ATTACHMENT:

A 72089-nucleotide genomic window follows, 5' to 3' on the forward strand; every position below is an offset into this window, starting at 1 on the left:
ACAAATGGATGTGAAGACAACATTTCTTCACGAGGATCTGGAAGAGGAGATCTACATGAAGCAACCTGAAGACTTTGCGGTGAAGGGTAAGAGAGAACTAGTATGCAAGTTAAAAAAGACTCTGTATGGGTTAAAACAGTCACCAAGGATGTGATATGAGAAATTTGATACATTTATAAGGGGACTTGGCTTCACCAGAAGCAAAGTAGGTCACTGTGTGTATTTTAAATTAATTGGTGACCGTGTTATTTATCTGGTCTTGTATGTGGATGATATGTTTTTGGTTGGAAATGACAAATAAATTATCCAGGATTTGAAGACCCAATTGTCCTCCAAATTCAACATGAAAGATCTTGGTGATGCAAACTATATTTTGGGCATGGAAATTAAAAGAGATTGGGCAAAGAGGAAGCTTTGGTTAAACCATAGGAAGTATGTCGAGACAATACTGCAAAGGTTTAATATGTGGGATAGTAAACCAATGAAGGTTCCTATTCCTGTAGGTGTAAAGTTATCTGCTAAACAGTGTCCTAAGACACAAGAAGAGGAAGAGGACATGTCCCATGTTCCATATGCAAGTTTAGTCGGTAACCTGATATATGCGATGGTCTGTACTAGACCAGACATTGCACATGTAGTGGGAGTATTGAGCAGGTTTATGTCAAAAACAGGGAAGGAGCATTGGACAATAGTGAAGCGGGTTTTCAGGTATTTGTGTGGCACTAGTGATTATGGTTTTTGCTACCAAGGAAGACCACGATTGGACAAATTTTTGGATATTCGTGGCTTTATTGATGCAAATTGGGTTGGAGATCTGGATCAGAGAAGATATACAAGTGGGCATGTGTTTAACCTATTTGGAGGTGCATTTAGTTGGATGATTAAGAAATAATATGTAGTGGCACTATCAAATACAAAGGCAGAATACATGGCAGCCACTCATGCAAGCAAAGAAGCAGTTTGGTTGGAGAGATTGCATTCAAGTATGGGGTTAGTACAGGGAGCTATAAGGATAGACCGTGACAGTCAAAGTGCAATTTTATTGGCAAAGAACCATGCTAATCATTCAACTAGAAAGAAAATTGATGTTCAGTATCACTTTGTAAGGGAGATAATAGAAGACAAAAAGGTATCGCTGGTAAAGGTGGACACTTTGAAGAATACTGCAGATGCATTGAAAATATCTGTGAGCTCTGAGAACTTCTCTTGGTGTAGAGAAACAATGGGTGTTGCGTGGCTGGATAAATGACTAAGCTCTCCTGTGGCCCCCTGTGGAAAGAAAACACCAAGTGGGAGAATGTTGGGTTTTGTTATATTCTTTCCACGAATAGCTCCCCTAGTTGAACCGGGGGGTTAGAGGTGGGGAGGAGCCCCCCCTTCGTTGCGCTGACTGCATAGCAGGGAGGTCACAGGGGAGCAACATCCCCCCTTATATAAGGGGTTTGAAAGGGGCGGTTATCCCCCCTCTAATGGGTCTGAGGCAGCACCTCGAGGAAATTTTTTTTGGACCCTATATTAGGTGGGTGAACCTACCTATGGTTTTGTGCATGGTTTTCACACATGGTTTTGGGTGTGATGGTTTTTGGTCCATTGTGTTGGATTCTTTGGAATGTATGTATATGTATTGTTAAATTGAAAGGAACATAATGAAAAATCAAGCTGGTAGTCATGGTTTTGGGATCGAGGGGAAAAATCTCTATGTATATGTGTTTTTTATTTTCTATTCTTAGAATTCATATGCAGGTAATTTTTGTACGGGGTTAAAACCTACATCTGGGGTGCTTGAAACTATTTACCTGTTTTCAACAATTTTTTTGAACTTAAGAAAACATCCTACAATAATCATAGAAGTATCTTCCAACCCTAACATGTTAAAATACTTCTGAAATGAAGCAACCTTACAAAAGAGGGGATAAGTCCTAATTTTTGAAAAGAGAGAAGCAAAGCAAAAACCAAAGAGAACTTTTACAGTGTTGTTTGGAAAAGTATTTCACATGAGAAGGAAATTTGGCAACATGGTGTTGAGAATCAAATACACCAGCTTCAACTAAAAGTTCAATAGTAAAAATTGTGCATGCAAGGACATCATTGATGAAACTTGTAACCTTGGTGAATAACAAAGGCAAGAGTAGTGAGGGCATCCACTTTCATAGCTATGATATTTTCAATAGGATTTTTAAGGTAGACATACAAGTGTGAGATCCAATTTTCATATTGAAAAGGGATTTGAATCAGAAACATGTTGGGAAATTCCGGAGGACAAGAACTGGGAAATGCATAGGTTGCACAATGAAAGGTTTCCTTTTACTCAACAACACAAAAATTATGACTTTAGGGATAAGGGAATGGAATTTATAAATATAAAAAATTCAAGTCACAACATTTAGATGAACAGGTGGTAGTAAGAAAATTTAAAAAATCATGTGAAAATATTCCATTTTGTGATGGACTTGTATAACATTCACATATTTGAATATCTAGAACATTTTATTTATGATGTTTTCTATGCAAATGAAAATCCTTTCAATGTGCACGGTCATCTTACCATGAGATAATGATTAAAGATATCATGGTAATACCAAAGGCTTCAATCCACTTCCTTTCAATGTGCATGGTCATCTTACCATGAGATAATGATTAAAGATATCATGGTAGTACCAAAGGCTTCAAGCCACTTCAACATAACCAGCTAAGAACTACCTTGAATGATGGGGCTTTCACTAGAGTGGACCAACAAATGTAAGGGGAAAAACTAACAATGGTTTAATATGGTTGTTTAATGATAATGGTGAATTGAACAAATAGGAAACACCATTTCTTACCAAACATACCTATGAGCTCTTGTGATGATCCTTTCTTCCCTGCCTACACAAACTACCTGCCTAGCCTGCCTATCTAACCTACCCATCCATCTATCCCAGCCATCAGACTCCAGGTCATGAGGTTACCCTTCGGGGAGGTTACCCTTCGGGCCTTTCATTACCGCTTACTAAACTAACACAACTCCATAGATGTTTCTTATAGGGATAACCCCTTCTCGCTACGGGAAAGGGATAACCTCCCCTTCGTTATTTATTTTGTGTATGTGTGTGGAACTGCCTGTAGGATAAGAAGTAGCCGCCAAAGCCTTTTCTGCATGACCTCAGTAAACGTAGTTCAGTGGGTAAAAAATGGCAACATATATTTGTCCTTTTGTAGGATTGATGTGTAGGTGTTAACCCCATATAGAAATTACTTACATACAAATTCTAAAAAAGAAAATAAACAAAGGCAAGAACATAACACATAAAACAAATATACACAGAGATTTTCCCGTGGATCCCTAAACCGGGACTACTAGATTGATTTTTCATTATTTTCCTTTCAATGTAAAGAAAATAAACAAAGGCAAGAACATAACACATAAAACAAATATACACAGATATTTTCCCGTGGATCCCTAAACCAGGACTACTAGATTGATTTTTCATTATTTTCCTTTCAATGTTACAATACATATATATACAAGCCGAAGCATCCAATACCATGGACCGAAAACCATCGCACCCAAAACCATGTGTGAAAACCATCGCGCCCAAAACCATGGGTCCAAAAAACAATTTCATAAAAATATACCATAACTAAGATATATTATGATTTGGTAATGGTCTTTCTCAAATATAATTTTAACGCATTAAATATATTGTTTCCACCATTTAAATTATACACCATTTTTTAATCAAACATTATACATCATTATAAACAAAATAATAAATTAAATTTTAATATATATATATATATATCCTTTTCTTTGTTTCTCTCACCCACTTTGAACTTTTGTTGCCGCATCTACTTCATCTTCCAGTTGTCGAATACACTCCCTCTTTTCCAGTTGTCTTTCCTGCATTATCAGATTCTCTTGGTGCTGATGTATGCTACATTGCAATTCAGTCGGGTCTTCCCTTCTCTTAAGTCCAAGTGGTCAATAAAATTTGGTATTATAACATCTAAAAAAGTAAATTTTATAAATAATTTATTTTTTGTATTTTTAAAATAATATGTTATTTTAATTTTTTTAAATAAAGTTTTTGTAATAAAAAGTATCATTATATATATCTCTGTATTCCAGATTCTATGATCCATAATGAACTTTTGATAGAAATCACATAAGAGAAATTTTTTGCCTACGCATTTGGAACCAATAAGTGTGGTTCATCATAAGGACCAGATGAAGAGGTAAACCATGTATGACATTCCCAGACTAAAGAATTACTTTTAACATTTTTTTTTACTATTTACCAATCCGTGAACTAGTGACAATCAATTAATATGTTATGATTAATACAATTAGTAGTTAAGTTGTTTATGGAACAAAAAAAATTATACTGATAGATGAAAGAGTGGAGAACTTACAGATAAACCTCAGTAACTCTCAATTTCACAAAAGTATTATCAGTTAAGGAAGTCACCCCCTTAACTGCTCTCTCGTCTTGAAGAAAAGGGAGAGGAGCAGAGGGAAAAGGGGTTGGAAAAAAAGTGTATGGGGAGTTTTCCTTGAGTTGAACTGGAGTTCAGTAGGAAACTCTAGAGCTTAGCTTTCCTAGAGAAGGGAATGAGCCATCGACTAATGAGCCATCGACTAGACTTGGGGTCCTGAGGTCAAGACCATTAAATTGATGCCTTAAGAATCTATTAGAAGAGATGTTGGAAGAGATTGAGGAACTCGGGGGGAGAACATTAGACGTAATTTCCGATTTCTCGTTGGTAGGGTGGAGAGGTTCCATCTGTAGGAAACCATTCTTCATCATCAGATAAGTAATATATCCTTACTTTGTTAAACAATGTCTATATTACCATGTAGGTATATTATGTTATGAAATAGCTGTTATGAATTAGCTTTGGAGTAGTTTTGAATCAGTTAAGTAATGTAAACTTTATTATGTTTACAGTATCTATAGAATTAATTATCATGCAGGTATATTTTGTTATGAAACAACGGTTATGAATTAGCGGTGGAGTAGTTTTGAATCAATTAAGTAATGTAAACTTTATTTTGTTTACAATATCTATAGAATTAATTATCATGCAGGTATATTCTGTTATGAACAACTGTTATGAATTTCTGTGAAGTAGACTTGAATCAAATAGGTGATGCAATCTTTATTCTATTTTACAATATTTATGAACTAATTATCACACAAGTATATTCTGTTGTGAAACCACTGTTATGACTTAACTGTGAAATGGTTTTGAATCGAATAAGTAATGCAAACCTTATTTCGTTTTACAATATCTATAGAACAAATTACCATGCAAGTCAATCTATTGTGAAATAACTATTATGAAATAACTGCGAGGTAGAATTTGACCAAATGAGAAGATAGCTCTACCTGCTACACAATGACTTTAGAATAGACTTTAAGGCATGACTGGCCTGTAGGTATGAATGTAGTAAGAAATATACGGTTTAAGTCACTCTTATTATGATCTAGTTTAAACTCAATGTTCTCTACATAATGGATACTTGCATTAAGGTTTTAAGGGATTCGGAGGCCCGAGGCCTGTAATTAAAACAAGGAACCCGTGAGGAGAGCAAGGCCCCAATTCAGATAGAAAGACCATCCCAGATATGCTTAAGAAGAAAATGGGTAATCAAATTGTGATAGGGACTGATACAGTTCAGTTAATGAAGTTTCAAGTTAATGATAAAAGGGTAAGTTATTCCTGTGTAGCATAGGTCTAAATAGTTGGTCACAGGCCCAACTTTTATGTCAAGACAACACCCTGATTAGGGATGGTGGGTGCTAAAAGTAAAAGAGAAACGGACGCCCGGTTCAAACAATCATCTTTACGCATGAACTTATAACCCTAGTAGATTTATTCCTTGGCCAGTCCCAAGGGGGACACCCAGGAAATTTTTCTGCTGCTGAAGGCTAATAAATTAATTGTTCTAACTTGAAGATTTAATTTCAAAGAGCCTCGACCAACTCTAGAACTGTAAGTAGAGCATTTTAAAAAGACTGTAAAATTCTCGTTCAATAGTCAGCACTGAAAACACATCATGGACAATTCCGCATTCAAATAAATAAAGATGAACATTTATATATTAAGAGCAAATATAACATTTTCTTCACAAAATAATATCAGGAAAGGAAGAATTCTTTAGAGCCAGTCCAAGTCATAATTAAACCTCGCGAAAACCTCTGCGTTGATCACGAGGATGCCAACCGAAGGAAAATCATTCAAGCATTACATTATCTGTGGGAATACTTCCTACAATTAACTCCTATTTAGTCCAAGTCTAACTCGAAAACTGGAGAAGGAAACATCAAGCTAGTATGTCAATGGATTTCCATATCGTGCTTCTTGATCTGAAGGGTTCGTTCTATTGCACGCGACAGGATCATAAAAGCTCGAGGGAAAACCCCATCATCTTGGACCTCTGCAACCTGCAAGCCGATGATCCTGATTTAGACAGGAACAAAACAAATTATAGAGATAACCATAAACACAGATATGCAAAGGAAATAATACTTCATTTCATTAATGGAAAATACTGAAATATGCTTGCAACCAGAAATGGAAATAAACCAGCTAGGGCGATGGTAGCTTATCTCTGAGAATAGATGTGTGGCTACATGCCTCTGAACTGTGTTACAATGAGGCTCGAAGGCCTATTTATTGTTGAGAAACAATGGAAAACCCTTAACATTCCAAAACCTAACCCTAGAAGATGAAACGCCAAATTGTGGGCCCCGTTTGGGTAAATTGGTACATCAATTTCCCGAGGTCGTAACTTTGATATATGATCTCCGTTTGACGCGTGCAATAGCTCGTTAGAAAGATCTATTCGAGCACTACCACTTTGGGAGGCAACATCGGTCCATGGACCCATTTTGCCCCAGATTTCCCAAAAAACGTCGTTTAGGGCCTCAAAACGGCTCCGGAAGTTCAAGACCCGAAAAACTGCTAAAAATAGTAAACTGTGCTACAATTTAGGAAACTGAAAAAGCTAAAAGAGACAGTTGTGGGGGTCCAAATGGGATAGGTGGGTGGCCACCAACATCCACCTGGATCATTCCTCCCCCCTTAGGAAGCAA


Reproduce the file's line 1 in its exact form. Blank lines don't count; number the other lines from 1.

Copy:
A 72089-nucleotide genomic window follows, 5' to 3' on the forward strand; every position below is an offset into this window, starting at 1 on the left: